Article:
What makes a data privacy law ‘smart’? A look at Africa and beyond

The mobile industry is forecast to contribute $185 billion to GDP in Sub-Saharan Africa in 2023, and through mobile, nearly 250 million more people are expected to access the internet by 2025 (according to the GSMA’s Mobile Economy Sub-Saharan Africa Report). Countries across Africa can sense the opportunities of this digital transformation for economic growth and societal change, lifting people out of poverty, securing better health and education outcomes, banking the unbanked and providing access to information for all. But to realise these opportunities, individuals need to be able to trust and have confidence not only in the new technology but also in the emerging business models. Data privacy laws are a vital part of this trust-building exercise and it is imperative to get them right at a time when countries across the region are adopting data privacy laws for the first time.

“If we don’t want the Fourth Industrial Revolution to pass us by, data protection in Africa is a pre-requisite,” said Hon. Vincent Sowah Odotei, the Deputy Minister of Communications in Ghana, wrapping up the pioneering Africa-wide data privacy conference that took place in Accra recently. “We don’t have a choice in this matter.”

On top of that, countries in Africa face a barrage of external inputs urging them to adopt similar data privacy laws as other countries or regions. GDPR has resonated around the world, but other privacy frameworks have had an influence too. The Council of Europe’s Convention 108 is gaining traction in Africa, the African Union is urging countries to implement its 2014 Convention on Cyber Security and Personal Data Protection (i.e. the Malabo Convention) and sub-regional initiatives like the ECOWAS Supplementary Act or the SADC Model Law also seek alignment between member states. Although these frameworks head in the same direction, they are inconsistent. For example, in contrast to the SADC Model Law, the Malabo Convention leaves a lot more discretion to signatories to diverge, ignores the concept of accountability altogether and makes only a passing reference to cross-border data flows.

Having laws that align around a common high standard of data protection allows countries to trust each other and enforcement bodies to cooperate. In turn, this can boost the economy by allowing data to flow within the region and it is more attractive for external investors who prefer not to be confined to keeping data in one place.

This is not just relevant in Africa. Regions and economic blocs around the world are doing the same thing. From ASEAN to APEC, from ECLAC to the Ibero-American States, regions are driving an agenda of gradual alignment so that trust and innovation can flourish across their territory.

However, implementing such a law is not easy. There are almost always too many frameworks and examples to draw from and, if drafted poorly, a data privacy law can become over-bearing and prescriptive in a way that stifles innovation and hinders the economy. For example, the use of data from IoT sensors combined with big data analytics and AI capabilities could improve people’s lives around the world.  If companies are required to obtain specific consent in each case, such advances become unfeasible, if not impossible. Conversely, the law can enable innovative developments if it provides flexible grounds for processing personal data while insisting on transparency and responsible data governance practices such as privacy impact assessments and privacy-by-design. In such ways, if the law is smart, it can achieve both trust and innovation.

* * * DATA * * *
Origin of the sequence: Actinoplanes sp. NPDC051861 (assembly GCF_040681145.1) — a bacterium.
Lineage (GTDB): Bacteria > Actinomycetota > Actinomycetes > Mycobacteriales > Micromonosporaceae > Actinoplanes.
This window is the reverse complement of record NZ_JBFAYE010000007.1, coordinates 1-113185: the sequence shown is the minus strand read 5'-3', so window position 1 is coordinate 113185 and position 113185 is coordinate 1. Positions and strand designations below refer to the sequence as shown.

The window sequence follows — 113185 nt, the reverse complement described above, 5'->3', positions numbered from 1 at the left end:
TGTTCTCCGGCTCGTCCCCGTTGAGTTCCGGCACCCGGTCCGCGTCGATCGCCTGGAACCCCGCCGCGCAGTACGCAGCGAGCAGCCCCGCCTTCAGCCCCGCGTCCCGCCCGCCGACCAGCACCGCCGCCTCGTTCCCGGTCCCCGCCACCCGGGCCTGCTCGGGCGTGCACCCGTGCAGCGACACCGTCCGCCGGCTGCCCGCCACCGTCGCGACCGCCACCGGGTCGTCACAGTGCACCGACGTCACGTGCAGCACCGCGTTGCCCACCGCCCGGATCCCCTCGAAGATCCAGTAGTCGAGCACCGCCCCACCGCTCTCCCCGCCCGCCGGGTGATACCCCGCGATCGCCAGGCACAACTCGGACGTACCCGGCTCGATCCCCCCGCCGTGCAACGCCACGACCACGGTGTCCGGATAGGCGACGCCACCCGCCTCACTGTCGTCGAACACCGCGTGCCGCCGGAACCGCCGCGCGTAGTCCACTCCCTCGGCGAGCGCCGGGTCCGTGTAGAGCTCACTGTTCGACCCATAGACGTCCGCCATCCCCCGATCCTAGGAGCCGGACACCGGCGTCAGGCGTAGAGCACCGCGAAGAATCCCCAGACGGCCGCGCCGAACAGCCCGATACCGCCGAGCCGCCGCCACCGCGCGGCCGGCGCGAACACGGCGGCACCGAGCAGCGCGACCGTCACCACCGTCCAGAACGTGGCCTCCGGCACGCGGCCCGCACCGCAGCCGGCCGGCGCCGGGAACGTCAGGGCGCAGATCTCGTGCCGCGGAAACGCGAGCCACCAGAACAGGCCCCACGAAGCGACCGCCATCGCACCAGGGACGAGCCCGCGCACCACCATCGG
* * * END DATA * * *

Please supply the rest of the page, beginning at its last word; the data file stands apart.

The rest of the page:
To address this key challenge, the GSMA has published a paper, Smart Data Privacy Laws: Achieving the right outcomes for the digital age, distilling what has been learned from data privacy law implementation to date into guiding principles to consider when passing or implementing a new data privacy law. Essentially, to be smart, a data privacy law must provide effective protection for individuals while also providing organisations with the freedom to operate, innovate and comply in a way that makes sense for their businesses and can secure positive outcomes for society such as Mobile Money or leveraging IoT to increase crop yields. The law should incentivise good data governance through the concept of accountability that puts the responsibility on organisations to identify and mitigate risks. Finally, the law should remain flexible, technology and sector neutral, ensuring a consistent level of protection for individuals and allowing data to move across borders easily.

In Ghana, Deputy Minister Odotei concluded in much the same way: “We need to harmonise our [African] laws so we are part of the world, protect our citizens and can be competitive.” If Africa adopts smart privacy laws, it can not only avoid being left behind, it can leapfrog its way to a brighter future.

To read the GSMA’s report, including its 14 guiding principles, visit https://gsma.at/smart-data-privacy-laws